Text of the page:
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Re: About the angle of view
Sam Barnett wrote:
<In palaeo-pictures, terms are used such as lateral,
dorsal, antero-dorsal etc, to indicate the angle you
are viewing them, but no one ever gives a key as to
what they all mean. Eventually one becomes familiar
with most, but there are a few holes in my current
repertoire I would like to fill:>
I am to understand that, while going very broad in
this respect, and forgetting (momentarily) that Doc
Holtz here wrote a chapter in _Complete Dinosaur_ on
this subject (directionality in fossils), there are a
lot of rather "new" people that may find this info
helpful, so I will generalize and state the most
obvious directions and aspices thereupon.
Basically, there's just a few simple things about
directionality in illustrations and photos, but they
can be quarrelsome to work with sometimes (Russian
science papers use three different ways to indicate
direction, and in one sentence, I found all three).
One thing is that these do not always indicate the
direction of view, but more particular and common they
represent the actual object in orientation.
anterior: towards the front; posterior is the reverse.
ventral: towards the bottom, or away from the bottom
of the vertebral central or main axis of the animal or
orbject; dorsal is the reverse.
lateral: towards the outside, or just the side; medial
is the reverse; also, mesial and lateral are paired,
but only when dealing with jaws and/or teeth.
labial: towards the lip or outside of the tooth or
jaw; lingual in the reverse, and is irrespective of
the prescence of a tongue.
rostral: in a skull, towards the front or the snout;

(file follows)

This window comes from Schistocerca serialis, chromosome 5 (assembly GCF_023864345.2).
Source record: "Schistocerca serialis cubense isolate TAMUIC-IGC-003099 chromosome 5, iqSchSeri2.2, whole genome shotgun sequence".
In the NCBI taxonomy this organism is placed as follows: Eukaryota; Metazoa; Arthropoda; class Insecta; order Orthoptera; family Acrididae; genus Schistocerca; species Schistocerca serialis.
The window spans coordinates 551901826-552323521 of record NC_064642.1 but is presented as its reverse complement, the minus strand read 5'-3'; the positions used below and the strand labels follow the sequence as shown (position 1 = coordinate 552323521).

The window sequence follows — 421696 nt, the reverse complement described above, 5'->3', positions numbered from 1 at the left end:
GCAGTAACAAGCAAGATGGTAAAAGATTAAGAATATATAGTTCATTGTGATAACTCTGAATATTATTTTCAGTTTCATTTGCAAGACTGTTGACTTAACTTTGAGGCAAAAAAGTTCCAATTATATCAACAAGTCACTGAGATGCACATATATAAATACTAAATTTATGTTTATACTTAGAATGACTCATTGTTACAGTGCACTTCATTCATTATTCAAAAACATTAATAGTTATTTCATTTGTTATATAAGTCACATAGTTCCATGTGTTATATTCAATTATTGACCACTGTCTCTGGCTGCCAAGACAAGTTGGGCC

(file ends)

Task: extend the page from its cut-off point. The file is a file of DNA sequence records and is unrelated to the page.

caudal or posterior is the reverse; likewise, cranial
and caudal are paired, and mean towards the head or to
the tail; in a tail, posterior and anterior, or the
next pair are used.
distal: towards the end (away from the origin) of the
object), proximal is the reverse.
sagittal: towards the midline of the animal, or
parallel to the sagittal plane that divides symmetric
forms in half; lateral is the reverse.
plantar: towards the bottom of the foot or, as in
dinosaurs that walk on upright metatarsals, towards
the back of the foot, or "caudal" side; also use
flexor, menaing towards the direction the toes curl;
respectively, facial and extensor are the opposite.
Can use these for manus, limbs, etc.
Pairs of terms indicate two or three dimensional
axes, as in anteroposterior (running front and back)
lateromedially (running middle to side) posteroventral
(running rear to bottom) labiolingual (lip to tongue)
etc.; anterolateral to posteromedial (running from the
front and outside to the back and inside); laterally
is a single term, and means either to the sides, or
from side to side, so is both one and two dimensional.
Terms like "aspect" and "view" follow such terms to
give the reader and viewer an idea that they're
actually "looking" at something, not just a flat piece
of paper; in addition, the term "oblique" is used to
incate a figure shown in two faces, anterolateral,
posteroventral, etc., which most artists may be
familiar with. Illustrations in three aspices, which
may be used to show a feature that is otherwise not
apparent, can be labelled antero-lateroventral, or
similar construction which contains all three
Hope this helps.
Jaime "James" A. Headden
"Come the path that leads us to our fortune."
Qilong---is temporarily out of service.
Check back soon.
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